A Taste Of Poland’s Jewish Past


Warsaw — At a corner table in the Pod Samsonem restaurant, under framed etchings of the Bible’s Samson and of old Warsaw streetscapes, a middle-aged woman cuts up her “Jewish style” trout one recent evening.

At other tables, next to walls lined with framed photographs of rabbis, and menorahs on a small shelf, other customers eat their entrees of “Karp po żydowsku” (Jewish-style carp) and “Kavior żydowski” (Jewish caviar).

Pod Samsonem (the name means “under Samson”) is a prominent example in post-Communist Poland of a growing, but little-noticed part of Poles’ interest in things Jewish: in this case, culinary nostalgia.

In most major (and several minor) cities in the country, ones with negligible Jewish populations, non-Jews have established Jewish-style restaurants, none of them remotely kosher, which in addition to serving traditional Eastern European Jewish fare, display Jewish photos, play klezmer music and sell Israeli wines, Jewish books and other Judaica items.

Their servings are a change from the standard Polish fare, which is characterized by pork and kielbasa, pierogies and sour cucumber soup, and heavy use of cream and eggs in most dishes.

The restaurants typically feature logos with Hebrew-style lettering, and names like Anatewka (in Lodz), Mazel Tov (Kielce), Klezmer Hois (a combination restaurant-inn in Krakow), or Mandragora (Lublin; the word means mandrake, from the Bible’s Song of Songs).

Enter one of these restaurants, and you might think you’ve stepped into a small Jewish art gallery.

Michael Schudrich, originally from the United States and now Poland’s chief rabbi, calls the restaurants another sign of Poles’ attraction to the Jewish life that disappeared in the Holocaust. During nearly five decades of Communist rule, the country’s schools offered “almost no information about the Jews,” he says. “Two generations had no opportunity to learn about the Jewish contributions to Poland.”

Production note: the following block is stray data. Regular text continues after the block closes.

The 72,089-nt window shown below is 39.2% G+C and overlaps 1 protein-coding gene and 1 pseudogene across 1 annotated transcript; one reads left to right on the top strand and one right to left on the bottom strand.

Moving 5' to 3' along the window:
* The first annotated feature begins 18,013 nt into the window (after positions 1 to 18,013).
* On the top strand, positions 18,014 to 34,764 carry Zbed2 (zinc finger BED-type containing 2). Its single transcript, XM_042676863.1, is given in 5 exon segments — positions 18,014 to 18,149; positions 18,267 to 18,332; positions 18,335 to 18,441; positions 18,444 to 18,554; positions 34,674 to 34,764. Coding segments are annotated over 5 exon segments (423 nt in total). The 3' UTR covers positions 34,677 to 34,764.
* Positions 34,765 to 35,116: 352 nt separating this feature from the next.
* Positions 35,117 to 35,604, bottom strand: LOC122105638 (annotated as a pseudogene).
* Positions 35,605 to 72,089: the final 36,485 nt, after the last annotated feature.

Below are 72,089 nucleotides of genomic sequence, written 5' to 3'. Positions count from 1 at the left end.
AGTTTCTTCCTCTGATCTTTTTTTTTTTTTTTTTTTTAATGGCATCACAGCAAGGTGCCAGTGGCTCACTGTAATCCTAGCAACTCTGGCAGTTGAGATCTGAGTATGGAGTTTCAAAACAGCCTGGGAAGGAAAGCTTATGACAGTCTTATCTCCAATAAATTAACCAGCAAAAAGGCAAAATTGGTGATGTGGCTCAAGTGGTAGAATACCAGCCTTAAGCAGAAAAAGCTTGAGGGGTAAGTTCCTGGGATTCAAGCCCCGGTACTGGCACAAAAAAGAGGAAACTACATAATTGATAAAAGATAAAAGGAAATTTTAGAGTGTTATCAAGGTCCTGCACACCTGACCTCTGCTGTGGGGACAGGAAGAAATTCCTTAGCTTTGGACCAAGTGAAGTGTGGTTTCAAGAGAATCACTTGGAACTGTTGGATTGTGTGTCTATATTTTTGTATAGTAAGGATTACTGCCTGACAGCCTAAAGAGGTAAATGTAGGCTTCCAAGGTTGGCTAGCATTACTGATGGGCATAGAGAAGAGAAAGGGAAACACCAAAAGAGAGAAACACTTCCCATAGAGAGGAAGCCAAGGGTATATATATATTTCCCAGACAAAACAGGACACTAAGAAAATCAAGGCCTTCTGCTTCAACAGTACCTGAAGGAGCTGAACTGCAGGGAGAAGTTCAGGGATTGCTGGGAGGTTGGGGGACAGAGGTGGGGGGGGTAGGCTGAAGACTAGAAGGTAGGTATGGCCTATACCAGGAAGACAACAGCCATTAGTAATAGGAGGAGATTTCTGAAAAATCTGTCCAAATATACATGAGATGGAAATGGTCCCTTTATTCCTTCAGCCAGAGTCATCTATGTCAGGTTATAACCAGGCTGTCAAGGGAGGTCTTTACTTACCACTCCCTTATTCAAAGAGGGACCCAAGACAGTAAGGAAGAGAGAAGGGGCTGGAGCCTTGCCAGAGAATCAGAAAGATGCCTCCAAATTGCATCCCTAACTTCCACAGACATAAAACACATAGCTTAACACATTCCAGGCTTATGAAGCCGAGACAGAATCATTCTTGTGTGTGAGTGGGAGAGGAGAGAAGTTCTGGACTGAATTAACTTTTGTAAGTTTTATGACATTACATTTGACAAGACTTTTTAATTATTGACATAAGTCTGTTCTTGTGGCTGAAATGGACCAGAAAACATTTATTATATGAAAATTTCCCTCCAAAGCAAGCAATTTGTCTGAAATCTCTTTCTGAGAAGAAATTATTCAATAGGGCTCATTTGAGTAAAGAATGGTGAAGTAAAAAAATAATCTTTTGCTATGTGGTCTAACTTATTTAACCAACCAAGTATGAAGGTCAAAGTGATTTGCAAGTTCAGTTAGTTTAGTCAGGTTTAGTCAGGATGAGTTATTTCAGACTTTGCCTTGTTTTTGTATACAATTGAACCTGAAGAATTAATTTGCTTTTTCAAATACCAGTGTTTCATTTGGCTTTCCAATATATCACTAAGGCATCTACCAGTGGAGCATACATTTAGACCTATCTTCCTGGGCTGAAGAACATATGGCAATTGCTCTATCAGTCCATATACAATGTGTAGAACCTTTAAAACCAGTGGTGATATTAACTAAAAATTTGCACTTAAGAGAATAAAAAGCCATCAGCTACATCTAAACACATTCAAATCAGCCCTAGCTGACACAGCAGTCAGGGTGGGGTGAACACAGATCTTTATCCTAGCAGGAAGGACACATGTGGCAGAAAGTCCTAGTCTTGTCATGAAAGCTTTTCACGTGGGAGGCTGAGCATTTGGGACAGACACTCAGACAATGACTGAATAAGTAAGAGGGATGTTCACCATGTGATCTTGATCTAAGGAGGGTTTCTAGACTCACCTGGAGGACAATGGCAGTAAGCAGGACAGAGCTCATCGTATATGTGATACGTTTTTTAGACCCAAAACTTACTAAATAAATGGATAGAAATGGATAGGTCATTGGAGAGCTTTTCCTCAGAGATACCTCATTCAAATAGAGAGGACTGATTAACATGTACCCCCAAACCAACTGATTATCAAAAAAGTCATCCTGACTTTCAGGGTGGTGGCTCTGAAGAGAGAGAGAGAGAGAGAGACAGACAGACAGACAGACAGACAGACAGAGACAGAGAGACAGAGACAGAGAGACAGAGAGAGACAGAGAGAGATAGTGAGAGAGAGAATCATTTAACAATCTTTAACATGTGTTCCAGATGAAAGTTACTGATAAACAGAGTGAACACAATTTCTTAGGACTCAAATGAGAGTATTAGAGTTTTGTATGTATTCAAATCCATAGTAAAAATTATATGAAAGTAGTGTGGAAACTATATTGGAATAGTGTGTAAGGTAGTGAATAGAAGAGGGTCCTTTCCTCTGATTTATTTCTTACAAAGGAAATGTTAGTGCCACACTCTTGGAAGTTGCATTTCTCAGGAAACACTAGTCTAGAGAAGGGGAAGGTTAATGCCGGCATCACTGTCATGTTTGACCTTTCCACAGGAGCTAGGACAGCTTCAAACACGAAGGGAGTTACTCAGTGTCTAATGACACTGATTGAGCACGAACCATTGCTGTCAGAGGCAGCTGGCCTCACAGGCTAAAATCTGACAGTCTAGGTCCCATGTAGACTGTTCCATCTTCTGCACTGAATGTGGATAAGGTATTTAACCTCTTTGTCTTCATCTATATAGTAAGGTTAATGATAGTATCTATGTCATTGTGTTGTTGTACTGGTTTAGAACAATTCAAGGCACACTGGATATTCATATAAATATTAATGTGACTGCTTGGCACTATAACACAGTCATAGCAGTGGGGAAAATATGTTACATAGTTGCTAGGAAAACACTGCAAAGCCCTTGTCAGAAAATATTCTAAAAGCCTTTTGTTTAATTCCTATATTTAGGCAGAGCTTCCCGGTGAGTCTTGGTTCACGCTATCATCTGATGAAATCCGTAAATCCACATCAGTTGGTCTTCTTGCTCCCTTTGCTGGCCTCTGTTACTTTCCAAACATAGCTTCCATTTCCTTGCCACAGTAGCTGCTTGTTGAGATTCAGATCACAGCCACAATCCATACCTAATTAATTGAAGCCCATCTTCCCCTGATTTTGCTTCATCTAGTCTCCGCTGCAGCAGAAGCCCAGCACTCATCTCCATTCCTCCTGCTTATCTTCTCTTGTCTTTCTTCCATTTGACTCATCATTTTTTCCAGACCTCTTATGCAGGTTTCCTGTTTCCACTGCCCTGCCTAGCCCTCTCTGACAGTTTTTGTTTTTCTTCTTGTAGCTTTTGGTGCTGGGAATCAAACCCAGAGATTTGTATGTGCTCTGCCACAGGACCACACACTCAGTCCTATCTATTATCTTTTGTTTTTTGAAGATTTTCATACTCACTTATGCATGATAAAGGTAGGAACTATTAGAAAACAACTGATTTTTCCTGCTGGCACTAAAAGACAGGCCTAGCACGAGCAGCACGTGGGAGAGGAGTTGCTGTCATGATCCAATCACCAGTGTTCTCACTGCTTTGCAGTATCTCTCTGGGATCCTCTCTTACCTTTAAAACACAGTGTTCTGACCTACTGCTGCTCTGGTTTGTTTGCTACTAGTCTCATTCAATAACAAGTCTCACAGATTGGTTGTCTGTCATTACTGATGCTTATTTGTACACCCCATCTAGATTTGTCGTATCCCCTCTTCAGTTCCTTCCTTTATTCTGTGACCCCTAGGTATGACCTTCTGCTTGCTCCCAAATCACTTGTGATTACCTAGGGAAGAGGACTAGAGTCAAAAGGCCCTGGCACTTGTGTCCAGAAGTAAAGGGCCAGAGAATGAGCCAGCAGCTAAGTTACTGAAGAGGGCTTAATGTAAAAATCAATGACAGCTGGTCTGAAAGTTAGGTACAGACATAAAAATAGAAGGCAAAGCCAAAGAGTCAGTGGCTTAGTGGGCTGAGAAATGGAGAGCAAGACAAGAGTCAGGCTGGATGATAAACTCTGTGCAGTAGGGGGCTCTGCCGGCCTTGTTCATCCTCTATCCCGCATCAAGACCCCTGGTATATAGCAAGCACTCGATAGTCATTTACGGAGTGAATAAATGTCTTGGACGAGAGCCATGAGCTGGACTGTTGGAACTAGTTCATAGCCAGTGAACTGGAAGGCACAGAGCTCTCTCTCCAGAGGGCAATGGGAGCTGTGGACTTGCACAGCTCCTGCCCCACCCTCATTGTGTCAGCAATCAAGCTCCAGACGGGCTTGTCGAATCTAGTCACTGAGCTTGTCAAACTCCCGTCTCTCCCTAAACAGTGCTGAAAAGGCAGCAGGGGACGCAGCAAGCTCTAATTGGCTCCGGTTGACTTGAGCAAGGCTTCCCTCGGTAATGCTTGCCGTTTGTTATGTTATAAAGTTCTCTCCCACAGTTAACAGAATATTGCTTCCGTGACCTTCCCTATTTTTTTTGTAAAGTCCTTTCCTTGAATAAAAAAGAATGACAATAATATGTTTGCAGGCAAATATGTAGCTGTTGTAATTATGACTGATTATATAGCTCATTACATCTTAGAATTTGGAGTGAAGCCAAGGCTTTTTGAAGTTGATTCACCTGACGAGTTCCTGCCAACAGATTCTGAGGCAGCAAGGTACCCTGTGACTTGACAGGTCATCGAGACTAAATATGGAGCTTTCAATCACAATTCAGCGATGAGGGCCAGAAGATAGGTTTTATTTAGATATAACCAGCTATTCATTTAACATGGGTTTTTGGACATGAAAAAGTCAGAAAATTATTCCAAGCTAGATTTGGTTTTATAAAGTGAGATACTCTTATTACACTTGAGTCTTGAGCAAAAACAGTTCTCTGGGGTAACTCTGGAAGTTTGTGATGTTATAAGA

Now, Poles are getting a literal taste of Jewish culture.

Remedium, a restaurant established six months ago by a medical association in northern Szczecin, is probably the newest Jewish-style restaurant in Poland; its dessert menu includes “dried tzimmes from Tel Aviv.” Pod Samsonem (named for the sculptures of Samson on the building’s outside walls) is probably the oldest, but no one knows for sure. The restaurants all operate independently of each other, and there is no central Jewish-style-restaurant-that-serves-treif organization.

“How can it not be here?” Maria Ryczywolska, who manages Pod Samsonem and has collected the Jewish artifacts displayed on the walls, says of the restaurant, which is located in a onetime Jewish neighborhood, across the street from St. Jacek Church. “Thirty percent of the population [of prewar Warsaw] was Jewish.”

Ryczywolska is married to one of the men who rented the restaurant — which had offered a few Jewish dishes since 1958 — from the Warsaw government after Communism fell in 1989 and private enterprise became legal. The new owners decided to bring in more Jewish cuisine, asking a Jewish friend to verify the dishes’ authentic Jewish flavor.

A Jewish-style restaurant in Poland carries a message that an Italian or Indian or other ethnic eatery doesn’t — because of the country’s long and sometimes tragic relationship with the Jews who once lived here in large numbers. “It is something more. It’s not good to forget a part of our heritage,” Ryczywolska says. That’s why she, an art historian, searched for the Judaica items that enhance the restaurant’s Jewish atmosphere. “I want our customers to learn something.”

The customers? Mostly non-Jewish Poles, mostly middle-aged. Sometimes Jewish tourists from the U.S. or Israel stop by. “Even a couple of rabbis,” Ryczywolska says.

Jewish-style cuisine usually includes fish, chicken and chicken soup.

In one such restaurant, Konstanty Gebert, a prominent writer and longtime Jewish activist, found “schaboszczak po żydowsku — pork cutlet, Jewish style” on the menu. “What makes it ‘Jewish style’ is that it has a lot of garlic.”

These restaurants are “a bid for understanding, tolerance and expiation,” says Joel Padowitz, author of “Triumph and Tragedy” (Feldheim Books), a new book about Jewish life in Poland. “It’s positive … it’s coming from a good place, even if relatively superficial. [Poles’] fascination …. is rather superficial. They are interested in understanding Jewish culture but not Jewish ideas or ideals. This is all about conjuring up the trappings of Jewishness, and hardly ever an attempt to recreate anything of its essence.”

Ironically, members of Poland’s small Jewish community infrequently patronize these Jewish-style restaurants. Their preference, especially young Polish Jews’, is Sephardic fare, not Ashkenazic — the falafel-pita-hummus served at the growing number of restaurants founded in Poland by Israelis.